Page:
Supporters of the Anna Louise Inn, the women-only shelter near Lytle Park, will hold a rally in front of the Hamilton County Courthouse at noon today, which was supposed to be the day Western & Southern and Anna Louise Inn owner Cincinnati Union Bethel met in court again. The court date has been delayed as the controversy continues to grow. The legal battle surrounds Western & Southern’s attempts to take over the Anna Louise Inn property and build a luxury hotel in its stead. After Western & Southern failed to buy the Inn at below market value in 2009, the financial giant has taken to court challenges to slow down government-funded renovations at the property and seemingly force Cincinnati Union Bethel to give up and sell. CityBeat’s extensive coverage about the Anna Louise Inn can be found here. Cincinnati’s Horseshoe Casino dropped to the No. 3 spot for Ohio casino revenue last month, losing out to casinos in Columbus and Cleveland. The Horseshoe Casino brought in adjusted gross revenues of $17.8 million, according to figures released by the Ohio Casino Control Commission. With the drop, the city’s projections of bringing in $10 million to $12 million in casino tax revenue for the year are looking far more accurate. Ohio’s business climate is the most improved in the nation, with Ohio’s rank going from No. 35 in 2012 to No. 22 this year, according to the annual survey of CEOs by Chief Executive Magazine. The improved ranking comes despite Ohio losing half a star in “workforce quality” and “taxation and regulations” between 2012 and 2013. But the ranking doesn’t seem to be translating to real jobs, considering both liberal and conservative think tanks seemingly agree Ohio is not undergoing an “economic miracle.” If the city fails to restore its emergency powers through court battles, it could ask voters to reinstate the powers on the November ballot, according to City Solicitor John Curp. Previously, the city used emergency clauses to remove 30-day waiting periods on laws and effectively remove the ability for voters to referendum, but opponents of the city’s parking plan say the City Charter does not explicitly remove referendum rights. So far, courts have sided against the city; if that holds, voters will have to rework the City Charter to restore the powers. A study from Cincinnati Children’s Hospital found nurse-to-patient ratios really do matter. Charles Ramsey, the man who allegedly helped save three kidnapped women and a child in Cleveland, has become an Internet sensation because of his expressive interview with a TV news station. Read more on the kidnappings at the Toledo Blade. A 32-year-old Hamilton man jumped on a moving train because, according to him, he’s filming an action movie. News of massacres and gun violence can seem pretty bleak at times, but it’s worth remembering gun homicides in the United States are down 49 percent since 1993. The analysis from The Washington Post and Pew Research points to economic conditions, stricter prison sentences and lead abatement as driving factors, but it’s also worth noting the Brady Act, which requires background checks on many firearm purchases, passed in 1993 and went into effect in 1994, around the time the dip in gun homicides began. Teachers, rejoice. New software can teach photocopiers to grade papers. A vaccine halts heroin addiction in rats, and it’s now ready for human trials.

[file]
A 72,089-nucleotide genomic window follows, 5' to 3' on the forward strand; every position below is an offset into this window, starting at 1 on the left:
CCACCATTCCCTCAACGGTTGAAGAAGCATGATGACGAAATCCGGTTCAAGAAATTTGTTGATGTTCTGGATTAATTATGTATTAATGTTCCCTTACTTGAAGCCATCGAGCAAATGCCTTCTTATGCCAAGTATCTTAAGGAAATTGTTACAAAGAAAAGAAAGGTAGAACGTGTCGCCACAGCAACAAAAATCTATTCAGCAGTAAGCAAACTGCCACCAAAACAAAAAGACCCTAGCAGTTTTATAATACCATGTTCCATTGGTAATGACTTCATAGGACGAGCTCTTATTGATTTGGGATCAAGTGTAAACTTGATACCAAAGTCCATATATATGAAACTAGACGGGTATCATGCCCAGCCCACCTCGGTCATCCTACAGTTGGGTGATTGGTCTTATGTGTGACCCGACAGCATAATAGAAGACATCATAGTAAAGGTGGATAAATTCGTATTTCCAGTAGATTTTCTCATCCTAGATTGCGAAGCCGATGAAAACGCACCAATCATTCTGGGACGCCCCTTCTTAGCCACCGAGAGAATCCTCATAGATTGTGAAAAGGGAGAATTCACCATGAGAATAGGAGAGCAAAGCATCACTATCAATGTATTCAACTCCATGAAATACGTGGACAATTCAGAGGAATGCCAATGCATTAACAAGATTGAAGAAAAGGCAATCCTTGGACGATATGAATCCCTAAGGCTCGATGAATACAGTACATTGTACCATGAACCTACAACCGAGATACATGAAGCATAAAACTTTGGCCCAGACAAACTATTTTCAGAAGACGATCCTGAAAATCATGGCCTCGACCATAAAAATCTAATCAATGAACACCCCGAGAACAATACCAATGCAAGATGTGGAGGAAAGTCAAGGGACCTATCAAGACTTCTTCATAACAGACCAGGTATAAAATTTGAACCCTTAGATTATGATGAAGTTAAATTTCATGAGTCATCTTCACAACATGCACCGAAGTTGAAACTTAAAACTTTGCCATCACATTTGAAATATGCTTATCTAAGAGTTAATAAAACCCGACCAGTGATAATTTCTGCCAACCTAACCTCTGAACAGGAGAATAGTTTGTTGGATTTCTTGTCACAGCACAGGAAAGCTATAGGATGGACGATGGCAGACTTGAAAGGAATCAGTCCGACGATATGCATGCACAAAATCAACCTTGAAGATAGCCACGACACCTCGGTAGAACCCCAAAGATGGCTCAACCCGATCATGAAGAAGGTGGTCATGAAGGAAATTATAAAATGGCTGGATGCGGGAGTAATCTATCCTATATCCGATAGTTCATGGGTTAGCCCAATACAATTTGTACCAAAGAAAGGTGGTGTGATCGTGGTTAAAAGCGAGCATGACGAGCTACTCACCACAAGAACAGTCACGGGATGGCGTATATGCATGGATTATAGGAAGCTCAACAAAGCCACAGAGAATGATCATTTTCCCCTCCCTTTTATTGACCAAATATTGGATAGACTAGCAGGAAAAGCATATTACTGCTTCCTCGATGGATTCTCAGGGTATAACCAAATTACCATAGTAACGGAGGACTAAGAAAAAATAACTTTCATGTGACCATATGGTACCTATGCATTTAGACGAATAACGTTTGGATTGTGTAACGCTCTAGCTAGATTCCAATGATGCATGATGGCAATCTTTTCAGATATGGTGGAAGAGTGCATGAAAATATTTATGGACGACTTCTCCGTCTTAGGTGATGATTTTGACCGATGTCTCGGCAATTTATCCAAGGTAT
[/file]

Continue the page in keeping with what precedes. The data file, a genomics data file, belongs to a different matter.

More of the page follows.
The Many Merits of Cycling Infrastructure